The internet has transformed our lives. But while we use the internet to access information and talk to our friends and family, we are exposed to extensive commercial tracking online. This tracking is another way of saying surveillance. Not from governments, but from private companies, who only wish to use it to manipulate us.
Information about you - what you buy, where you go, and even where you look - fuels the digital economy. On one hand, advertisements are directed at us and on the other, information about us is collected and sold to the highest bidder, which can then be used to aim more targeted ads and influence our choices and opinions.
This pervasive online behavioral surveillance apparatus turns our lives into open books — with every mouse click and screen swipe tracked and disseminated throughout the vast ad tech ecosystem.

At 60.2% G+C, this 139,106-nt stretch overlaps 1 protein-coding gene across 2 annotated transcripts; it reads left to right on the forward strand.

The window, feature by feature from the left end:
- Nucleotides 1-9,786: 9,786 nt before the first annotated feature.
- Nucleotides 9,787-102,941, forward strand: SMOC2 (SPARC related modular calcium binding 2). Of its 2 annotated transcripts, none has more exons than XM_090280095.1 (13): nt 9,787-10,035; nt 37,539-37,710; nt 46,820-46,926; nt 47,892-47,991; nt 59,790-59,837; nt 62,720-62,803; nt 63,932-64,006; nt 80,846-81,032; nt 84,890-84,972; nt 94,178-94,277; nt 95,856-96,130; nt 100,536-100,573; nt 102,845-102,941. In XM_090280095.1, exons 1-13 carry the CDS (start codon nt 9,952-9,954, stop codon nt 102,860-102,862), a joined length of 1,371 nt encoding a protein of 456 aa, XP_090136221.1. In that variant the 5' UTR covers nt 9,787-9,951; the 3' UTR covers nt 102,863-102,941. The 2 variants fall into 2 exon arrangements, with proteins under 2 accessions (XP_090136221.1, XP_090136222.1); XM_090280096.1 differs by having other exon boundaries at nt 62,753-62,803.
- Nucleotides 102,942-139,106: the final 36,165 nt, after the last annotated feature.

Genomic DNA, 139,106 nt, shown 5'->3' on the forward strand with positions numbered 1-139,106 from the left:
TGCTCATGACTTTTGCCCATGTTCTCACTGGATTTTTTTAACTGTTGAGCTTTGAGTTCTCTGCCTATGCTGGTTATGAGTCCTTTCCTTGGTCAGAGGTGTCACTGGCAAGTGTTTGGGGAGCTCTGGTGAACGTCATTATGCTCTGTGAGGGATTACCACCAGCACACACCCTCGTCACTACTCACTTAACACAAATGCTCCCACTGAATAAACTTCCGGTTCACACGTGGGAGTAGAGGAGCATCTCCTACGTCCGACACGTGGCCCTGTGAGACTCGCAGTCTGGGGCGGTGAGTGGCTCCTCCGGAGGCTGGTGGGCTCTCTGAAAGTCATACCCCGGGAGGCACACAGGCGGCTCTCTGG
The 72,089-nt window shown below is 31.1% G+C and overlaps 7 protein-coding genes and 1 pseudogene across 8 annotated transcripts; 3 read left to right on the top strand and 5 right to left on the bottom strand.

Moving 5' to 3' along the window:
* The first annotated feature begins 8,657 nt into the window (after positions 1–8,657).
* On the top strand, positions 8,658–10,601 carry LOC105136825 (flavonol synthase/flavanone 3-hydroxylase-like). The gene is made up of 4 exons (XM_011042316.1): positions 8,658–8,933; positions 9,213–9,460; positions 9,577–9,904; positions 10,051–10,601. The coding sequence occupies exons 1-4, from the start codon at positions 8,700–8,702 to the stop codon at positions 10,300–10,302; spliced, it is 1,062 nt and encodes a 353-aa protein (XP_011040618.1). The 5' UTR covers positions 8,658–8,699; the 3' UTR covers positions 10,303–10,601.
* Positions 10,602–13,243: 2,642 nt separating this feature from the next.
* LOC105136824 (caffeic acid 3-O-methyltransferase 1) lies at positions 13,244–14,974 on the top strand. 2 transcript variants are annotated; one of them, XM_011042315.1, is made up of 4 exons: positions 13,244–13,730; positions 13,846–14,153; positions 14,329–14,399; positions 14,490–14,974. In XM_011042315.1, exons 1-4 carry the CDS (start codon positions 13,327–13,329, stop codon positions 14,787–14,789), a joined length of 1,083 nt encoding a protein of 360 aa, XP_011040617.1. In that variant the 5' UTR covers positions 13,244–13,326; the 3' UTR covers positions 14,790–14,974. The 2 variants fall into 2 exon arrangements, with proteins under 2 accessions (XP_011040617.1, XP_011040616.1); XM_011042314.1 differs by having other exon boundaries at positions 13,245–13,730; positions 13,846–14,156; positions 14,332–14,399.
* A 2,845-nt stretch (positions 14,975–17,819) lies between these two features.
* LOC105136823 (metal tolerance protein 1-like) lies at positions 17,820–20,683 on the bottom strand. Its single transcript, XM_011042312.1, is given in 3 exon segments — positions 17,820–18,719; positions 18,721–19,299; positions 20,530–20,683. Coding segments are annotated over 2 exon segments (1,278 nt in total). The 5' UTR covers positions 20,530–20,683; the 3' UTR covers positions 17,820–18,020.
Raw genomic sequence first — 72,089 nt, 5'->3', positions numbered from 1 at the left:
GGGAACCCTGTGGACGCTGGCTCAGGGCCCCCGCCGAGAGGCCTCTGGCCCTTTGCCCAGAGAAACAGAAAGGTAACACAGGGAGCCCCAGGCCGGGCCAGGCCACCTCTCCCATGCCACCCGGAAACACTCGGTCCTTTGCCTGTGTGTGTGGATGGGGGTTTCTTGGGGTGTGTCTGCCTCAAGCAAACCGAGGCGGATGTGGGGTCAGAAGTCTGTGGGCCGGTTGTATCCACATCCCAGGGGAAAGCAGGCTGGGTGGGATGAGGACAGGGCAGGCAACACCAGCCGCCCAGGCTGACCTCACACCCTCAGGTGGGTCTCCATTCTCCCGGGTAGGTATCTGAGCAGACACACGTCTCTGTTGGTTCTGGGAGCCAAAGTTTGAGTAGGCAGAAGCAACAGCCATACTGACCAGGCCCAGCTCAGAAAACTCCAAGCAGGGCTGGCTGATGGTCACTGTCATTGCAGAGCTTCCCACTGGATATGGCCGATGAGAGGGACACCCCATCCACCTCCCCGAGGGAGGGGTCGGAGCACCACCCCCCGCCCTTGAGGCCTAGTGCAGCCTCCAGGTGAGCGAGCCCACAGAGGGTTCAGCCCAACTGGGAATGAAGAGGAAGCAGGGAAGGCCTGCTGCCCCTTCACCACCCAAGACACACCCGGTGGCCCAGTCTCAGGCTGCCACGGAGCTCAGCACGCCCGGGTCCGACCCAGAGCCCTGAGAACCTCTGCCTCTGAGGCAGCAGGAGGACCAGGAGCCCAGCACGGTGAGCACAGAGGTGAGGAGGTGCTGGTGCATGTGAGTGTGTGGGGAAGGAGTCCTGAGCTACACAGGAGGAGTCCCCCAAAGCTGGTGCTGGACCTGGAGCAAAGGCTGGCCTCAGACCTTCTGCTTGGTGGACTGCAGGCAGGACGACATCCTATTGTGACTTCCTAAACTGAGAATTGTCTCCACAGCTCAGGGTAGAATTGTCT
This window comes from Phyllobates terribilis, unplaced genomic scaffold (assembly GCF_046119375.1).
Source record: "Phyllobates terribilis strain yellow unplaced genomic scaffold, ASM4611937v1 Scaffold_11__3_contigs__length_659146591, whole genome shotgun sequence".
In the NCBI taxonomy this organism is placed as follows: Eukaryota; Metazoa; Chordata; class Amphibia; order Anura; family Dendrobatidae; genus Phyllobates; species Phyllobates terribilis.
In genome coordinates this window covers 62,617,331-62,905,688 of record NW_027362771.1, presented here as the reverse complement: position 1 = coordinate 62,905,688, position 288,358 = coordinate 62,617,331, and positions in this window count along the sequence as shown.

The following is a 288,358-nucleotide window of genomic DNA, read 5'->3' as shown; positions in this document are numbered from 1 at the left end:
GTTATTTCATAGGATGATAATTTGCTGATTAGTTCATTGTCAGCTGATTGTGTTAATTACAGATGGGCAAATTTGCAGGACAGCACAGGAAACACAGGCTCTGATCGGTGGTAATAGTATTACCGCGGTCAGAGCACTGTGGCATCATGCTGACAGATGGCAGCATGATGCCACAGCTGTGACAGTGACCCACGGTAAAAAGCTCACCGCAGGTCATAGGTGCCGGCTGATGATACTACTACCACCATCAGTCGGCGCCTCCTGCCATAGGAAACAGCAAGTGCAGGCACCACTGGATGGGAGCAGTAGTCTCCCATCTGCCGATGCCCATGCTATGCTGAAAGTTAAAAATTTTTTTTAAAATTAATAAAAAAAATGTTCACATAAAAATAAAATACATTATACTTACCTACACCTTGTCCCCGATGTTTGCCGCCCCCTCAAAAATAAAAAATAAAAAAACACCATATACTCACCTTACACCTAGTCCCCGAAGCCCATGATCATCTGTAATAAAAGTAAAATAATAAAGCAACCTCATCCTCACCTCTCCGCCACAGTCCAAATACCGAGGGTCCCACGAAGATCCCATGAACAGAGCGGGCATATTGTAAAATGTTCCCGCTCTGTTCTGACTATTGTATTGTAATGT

For years, Big Tech has tried to speak for us. They tell anyone who will listen that we all want our data to be collected, so we can get “relevant ads”. At the same time, they have told us that, without the right to collect and harness our data, they couldn’t provide us with quality technology for free. Sadly, over time, they have managed to convince many people to accept this false bargain.
These practices have become so widespread that the accumulating damage not only impacts you but society itself.
Or, more plainly: Big Tech’s toxic business model based on surveillance advertising is undermining democracy. We are at a turning point where we can no longer afford to look the other way.
The unnecessary collection of user data and the building of targeted profiles of people has to stop. Surveillance-based advertising needs to end.
It is time… to ban spying on the Internet. Learn more at BanSpying.org.
[video and article provided by Vivaldi and the Consumers’ Association of Iceland.]